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The role of affect (emotion) in the workplace

The role of emotion in the workplace has been overlooked until recent times (but see Hochschild, 1983). However there is increasing evidence that emotion plays a fundamental role in important features of workplace behaviour:

Decision making

Recent literature (see Peters, Vastfjall, Garling & Slovic (2006) for a good start point) indicates that we have (at least) two independent channels for processing decision-making tasks: a 'cold', logical channel, which tends to be fact based and relatively slow, and a 'hot' , affect-based channel, which is available relatively quickly, and which we tend to think of as leading to irrational decisions. However there is evidence that this second channel may not be entirely irrational: affect may be a result of past learning about similar circumstances or products, and therefore be informative. Equally, the two 'hot' and 'cold' channels interact: we take both rational and affect information into account.

There is also some evidence (e.g. Connolly & Butler, 2006; Montague & Berns, 2004) that affect is the link beween choosing amongst dissimilar items (e.g. making comparisons between three different types of vehicle: there may be good factual reasons to choose one over the other two, but in the end part of the coice may boil down to which vehicle you 'liked to sit in' most).

Interpersonal Behaviour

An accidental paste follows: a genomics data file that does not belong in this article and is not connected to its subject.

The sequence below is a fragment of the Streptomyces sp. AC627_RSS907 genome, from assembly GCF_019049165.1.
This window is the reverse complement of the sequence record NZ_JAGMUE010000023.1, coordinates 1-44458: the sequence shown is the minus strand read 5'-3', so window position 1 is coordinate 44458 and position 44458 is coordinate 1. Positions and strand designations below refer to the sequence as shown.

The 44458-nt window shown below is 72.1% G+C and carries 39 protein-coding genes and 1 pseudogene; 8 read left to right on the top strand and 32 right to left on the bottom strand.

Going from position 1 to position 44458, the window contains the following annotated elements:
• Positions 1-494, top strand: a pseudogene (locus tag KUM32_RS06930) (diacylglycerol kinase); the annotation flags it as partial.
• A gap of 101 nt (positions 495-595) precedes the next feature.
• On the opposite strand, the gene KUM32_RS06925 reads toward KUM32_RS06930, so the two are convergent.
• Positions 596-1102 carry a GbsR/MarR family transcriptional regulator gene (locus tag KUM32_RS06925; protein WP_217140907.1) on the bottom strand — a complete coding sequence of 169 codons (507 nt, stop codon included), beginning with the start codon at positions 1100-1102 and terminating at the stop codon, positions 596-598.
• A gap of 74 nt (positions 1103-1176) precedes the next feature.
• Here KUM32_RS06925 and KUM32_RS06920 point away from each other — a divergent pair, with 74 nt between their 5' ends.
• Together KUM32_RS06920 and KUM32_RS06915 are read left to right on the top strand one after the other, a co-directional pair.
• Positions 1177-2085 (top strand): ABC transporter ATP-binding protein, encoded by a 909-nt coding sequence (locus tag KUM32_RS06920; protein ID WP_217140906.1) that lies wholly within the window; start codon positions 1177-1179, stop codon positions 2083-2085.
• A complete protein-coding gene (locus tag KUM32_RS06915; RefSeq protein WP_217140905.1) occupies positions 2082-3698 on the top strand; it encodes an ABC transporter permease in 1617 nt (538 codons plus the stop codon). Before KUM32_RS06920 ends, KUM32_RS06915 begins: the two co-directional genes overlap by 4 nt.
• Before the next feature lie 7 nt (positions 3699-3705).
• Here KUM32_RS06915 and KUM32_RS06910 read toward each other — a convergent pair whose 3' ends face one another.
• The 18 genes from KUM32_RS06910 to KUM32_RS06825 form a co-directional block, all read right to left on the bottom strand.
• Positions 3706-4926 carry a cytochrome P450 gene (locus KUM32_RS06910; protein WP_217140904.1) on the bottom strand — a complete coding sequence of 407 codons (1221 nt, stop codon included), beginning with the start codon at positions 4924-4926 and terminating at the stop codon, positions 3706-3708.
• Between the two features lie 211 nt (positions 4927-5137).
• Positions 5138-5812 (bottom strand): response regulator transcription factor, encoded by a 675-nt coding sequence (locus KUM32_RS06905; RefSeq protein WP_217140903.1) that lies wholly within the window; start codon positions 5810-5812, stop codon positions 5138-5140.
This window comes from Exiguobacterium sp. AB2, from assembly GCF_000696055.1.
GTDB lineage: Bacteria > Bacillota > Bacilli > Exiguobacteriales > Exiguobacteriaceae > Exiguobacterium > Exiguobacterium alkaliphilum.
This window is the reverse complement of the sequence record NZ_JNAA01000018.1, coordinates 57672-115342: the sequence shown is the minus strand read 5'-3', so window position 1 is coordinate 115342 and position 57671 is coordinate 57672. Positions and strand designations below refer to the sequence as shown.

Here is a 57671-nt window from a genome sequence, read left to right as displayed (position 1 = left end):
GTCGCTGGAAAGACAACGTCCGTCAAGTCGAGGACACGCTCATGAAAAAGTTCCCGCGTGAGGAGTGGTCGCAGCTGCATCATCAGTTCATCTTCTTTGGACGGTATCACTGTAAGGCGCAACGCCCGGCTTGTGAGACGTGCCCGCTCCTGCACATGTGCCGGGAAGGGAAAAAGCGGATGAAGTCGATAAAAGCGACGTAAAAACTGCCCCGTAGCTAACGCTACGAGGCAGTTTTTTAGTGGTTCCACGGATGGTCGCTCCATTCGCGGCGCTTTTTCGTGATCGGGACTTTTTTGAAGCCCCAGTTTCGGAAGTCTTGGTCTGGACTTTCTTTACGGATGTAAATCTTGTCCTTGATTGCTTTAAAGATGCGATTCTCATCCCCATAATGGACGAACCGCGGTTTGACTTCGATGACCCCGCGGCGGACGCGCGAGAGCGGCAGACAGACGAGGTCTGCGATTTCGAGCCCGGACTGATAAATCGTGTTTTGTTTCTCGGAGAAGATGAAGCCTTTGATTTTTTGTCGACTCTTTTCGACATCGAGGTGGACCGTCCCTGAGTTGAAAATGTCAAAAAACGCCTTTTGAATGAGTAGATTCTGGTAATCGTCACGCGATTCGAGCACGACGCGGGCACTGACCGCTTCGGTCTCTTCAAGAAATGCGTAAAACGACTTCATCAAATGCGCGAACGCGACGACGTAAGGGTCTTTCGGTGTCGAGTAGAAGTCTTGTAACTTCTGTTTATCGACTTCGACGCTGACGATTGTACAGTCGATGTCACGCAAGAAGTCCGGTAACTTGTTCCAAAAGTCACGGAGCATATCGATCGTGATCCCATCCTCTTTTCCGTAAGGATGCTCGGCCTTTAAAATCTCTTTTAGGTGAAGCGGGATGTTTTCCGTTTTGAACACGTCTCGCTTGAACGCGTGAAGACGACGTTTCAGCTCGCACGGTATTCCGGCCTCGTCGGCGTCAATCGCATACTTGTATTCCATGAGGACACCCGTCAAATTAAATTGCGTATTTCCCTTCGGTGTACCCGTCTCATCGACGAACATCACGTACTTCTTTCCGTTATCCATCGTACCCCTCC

Affect influences how we communicate with one another! Evidence suggests that affect can have either a positive or negative effect on interpersonal interactions, depending on specific situationally specific factors (e.g. Forgas 1995). Forgas (2002) suggests that affect plays a crucial and instrumental role on relationship behaviour, group behaviour and organisational behaviour.


The direct effects of affect on productivity are not well established, however indirect effects, such as those of motivation, organisational commitment, the effects of organisational culture are present in the literature, and from our own experience. 

Poor affect in the workplace -whether that is anger, frustration, distraction, or other emotions that detract from the task at hand, are costly to the organisation. The most common reason cited for people to leave their job is related to the behaviour of their boss.

Equally, positive workplaces have less turnover, higher levels of organisational commitment and more examples of citizenship (see Podsakoff, Whiting, Podsakoff & Blume, 2009 for a meta-analysis of the relationship between citizenship and productivity).

If you would like to contact me about any of the content, please do : jane.pollock@psy.ox.ac.uk

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